ECOTECT and the Average Energy Year
When you perform solar and thermal calculations in Ecotect, it does not do these for any specific year, but rather a standard 'average' energy year. This is true of nearly all thermal and energy analysis tools. Even the weather files used for solar and energy analysis are usually averaged to better represent long-term conditions. This article explains the basic assumptions behind the 'average' energy year and why this approach is more appropriate than using any particular year.
The Thermal Effects of Solar Gain
In many building regulations and simplified analysis methods, solar effects on buildings are characterised only by the exposed apperture area and the average solar transmittance of the glazing used. However, the true impact of solar radiation on the internal conditions within a space are often much more complex than this simple relationship would suggest. To explain the problem, this article tracks solar radiation as it enters through a window and looks at the various factors that govern its resultant effects.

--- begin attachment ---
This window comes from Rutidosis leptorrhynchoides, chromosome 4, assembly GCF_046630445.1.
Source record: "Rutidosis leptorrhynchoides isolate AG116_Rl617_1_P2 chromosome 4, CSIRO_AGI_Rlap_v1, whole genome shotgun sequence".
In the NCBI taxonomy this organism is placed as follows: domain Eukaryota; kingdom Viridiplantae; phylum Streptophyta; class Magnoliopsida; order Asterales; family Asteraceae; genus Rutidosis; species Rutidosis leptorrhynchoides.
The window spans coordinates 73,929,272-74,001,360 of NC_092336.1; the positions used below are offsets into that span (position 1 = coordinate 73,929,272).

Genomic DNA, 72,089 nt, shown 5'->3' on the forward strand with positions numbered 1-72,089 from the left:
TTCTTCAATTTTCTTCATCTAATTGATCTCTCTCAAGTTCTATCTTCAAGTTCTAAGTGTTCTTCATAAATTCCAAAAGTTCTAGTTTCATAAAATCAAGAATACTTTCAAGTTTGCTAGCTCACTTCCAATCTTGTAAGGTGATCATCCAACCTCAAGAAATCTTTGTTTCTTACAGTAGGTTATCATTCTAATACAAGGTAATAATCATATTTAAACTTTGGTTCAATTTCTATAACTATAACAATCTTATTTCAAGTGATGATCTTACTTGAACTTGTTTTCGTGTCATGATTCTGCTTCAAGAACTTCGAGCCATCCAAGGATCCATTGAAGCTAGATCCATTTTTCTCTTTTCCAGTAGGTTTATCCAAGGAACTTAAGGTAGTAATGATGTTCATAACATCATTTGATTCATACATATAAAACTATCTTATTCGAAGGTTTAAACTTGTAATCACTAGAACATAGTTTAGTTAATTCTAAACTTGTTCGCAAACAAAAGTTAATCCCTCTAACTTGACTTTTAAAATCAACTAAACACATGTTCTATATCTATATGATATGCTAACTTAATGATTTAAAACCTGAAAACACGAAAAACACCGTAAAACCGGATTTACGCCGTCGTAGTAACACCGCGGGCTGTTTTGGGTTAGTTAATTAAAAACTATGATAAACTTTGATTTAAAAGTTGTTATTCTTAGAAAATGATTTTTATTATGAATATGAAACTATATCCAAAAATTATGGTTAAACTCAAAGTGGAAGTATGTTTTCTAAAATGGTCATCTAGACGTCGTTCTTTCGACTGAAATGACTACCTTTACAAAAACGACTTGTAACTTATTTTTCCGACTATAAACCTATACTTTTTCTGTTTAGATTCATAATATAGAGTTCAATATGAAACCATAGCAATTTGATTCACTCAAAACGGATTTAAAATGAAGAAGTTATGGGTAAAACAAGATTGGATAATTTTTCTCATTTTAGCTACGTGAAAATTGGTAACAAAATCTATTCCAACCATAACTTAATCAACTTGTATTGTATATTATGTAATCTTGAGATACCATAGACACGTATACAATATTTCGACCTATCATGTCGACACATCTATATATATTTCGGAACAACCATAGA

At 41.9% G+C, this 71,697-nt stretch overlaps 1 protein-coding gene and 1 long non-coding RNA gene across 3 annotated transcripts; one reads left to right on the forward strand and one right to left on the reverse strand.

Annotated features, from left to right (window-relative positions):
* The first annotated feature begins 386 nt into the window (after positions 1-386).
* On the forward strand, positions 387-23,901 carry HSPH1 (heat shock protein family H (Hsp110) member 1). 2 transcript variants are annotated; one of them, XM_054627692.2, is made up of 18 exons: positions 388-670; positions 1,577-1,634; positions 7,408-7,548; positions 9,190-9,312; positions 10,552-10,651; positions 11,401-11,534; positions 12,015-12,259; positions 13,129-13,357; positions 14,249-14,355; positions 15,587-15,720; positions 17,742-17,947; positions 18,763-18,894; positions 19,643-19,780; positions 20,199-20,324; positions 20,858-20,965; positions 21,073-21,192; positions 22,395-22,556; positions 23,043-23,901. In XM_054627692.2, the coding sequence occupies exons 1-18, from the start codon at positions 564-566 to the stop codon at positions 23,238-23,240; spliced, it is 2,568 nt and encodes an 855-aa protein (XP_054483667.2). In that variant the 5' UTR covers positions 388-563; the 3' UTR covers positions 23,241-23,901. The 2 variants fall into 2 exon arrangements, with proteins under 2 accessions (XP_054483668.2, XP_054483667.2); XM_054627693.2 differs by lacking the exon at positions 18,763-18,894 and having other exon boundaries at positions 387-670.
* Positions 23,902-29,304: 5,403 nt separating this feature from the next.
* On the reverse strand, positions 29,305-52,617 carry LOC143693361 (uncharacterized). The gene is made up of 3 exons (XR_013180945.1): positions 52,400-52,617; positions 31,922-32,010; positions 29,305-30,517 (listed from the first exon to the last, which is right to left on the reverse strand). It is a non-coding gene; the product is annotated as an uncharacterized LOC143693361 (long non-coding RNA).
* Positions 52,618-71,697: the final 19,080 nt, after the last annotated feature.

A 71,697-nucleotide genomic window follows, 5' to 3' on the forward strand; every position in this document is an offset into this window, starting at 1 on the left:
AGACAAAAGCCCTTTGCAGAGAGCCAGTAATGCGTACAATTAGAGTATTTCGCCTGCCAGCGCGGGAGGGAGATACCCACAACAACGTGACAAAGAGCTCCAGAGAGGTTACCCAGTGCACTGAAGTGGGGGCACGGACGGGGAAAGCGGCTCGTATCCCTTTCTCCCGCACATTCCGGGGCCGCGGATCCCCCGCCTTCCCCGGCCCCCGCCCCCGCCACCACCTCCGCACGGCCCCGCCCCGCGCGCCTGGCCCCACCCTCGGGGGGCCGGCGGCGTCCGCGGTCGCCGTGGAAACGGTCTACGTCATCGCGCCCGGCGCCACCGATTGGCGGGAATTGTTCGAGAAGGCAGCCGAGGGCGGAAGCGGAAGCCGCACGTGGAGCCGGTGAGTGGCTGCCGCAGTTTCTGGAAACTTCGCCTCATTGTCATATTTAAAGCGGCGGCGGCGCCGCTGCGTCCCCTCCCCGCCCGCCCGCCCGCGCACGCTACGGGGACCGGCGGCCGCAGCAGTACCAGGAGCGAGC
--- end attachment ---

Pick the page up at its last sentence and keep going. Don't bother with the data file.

Making a Thermal Comparison
One of the first things many people say when introduced to analytical software is: "OK, but just how accurate is it?". The accuracy of analysis software is important, but in the case of a thermal analysis tool this is not a simple question to answer. This article discusses the many issues you must first consider before comparing measured thermal values against simulation results, not just in ECOTECT but in any thermal analysis tool. It also makes the case for concentrating on relative accuracy in simulation rather than absolute accuracy.
Thermal Modelling - the ECOTECT Way
For ECOTECT to properly 'understand' a thermal analysis model, it requires that you adhere to some specific conventions when constructing it. A lot of work has been done to ensure that you can effectively model most building situations and that the same model can be both analysed in ECOTECT and properly exported to other tools such as EnergyPlus and ESP-r. This article outlines the important elements you must remember when creating thermal models and explains a few shortcuts you can take when modelling multi-storey, multi-zone and earth-bermed buildings.